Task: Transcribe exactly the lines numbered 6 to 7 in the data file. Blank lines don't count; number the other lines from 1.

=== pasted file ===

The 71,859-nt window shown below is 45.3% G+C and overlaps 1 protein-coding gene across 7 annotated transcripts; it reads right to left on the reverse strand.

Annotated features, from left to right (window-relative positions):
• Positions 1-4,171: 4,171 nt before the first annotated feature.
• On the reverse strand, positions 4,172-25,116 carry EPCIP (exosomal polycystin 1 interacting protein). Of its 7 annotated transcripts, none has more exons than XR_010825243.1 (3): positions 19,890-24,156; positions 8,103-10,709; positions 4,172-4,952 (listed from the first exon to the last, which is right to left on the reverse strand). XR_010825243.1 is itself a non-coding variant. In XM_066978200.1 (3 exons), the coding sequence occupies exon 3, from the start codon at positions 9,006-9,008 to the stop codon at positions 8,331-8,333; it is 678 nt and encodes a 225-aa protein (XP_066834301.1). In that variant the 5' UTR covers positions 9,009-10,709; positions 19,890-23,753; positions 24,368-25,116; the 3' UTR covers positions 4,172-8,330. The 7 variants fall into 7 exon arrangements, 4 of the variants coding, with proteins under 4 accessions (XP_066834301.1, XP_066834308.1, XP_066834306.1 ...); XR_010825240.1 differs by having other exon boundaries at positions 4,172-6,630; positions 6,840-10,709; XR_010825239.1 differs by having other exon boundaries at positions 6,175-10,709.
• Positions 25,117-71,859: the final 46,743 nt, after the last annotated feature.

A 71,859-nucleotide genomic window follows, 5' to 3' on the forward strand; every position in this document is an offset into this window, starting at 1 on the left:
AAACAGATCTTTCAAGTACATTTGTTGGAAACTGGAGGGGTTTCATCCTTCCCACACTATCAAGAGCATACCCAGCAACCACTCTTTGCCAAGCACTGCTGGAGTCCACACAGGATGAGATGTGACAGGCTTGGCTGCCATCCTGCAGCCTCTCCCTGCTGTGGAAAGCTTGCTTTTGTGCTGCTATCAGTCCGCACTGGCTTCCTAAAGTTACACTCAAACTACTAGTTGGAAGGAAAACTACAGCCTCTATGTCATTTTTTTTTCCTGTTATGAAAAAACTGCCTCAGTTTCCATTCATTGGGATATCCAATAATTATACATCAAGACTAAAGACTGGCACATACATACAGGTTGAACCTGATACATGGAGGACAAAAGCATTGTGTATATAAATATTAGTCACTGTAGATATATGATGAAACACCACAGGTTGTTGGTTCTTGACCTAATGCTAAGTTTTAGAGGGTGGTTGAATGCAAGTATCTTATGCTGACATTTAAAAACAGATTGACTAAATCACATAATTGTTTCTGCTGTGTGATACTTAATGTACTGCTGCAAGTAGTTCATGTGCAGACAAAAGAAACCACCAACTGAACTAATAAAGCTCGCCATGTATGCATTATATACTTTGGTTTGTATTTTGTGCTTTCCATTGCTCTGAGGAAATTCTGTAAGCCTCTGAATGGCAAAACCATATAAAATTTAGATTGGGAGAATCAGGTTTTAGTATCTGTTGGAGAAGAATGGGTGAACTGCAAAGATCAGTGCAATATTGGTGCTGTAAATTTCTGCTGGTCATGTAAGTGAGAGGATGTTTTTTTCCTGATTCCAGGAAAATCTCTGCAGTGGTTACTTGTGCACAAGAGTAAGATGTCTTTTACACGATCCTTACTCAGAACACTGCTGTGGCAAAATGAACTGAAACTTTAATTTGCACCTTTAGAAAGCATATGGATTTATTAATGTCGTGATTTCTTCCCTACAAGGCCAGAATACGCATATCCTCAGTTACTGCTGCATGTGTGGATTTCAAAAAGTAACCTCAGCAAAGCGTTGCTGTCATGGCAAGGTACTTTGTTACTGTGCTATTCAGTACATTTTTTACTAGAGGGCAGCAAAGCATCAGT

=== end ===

A 71,859-nucleotide genomic window follows, 5' to 3' on the forward strand; every position in this document is an offset into this window, starting at 1 on the left:
AAACAGATCTTTCAAGTACATTTGTTGGAAACTGGAGGGGTTTCATCCTTCCCACACTATCAAGAGCATACCCAGCAACCACTCTTTGCCAAGCACTGCTGGAGTCCACACAGGATGAGATGTGACAGGCTTGGCTGCCATCCTGCAGCCTCTCCCTGCTGTGGAAAGCTTGCTTTTGTGCTGCTATCAGTCCGCACTGGCTTCCTAAAGTTACACTCAAACTACTAGTTGGAAGGAAAACTACAGCCTCTATGTCATTTTTTTTTCCTGTTATGAAAAAACTGCCTCAGTTTCCATTCATTGGGATATCCAATAATTATACATCAAGACTAAAGACTGGCACATACATACAGGTTGAACCTGATACATGGAGGACAAAAGCATTGTGTATATAAATATTAGTCACTGTAGATATATGATGAAACACCACAGGTTGTTGGTTCTTGACCTAATGCTAAGTTTTAGAGGGTGGTTGAATGCAAGTATCTTATGCTGACATTTAAAAACAGATTGACTAAATCACATAATTGTTTCTGCTGTGTGATACTTAATGTACTGCTGCAAGTAGTTCATGTGCAGACAAAAGAAACCACCAACTGAACTAATAAAGCTCGCCATGTATGCATTATATACTTTGGTTTGTATTTTGTGCTTTCCATTGCTCTGAGGAAATTCTGTAAGCCTCTGAATGGCAAAACCATATAAAATTTAGATTGGGAGAATCAGGTTTTAGTATCTGTTGGAGAAGAATGGGTGAACTGCAAAGATCAGTGCAATATTGGTGCTGTAAATTTCTGCTGGTCATGTAAGTGAGAGGATGTTTTTTTCCTGATTCCAGGAAAATCTCTGCAGTGGTTACTTGTGCACAAGAGTAAGATGTCTTTTACACGATCCTTACTCAGAACACTGCTGTGGCAAAATGAACTGAAACTTTAATTTGCACCTTTAGAAAGCATATGGATTTATTAATGTCGTGATTTCTTCCCTACAAGGCCAGAATACGCATATCCTCAGTTACTGCTGCATGTGTGGATTTCAAAAAGTAACCTCAGCAAAGCGTTGCTGTCATGGCAAGGTACTTTGTTACTGTGCTATTCAGTACATTTTTTACTAGAGGGCAGCAAAGCATCAGT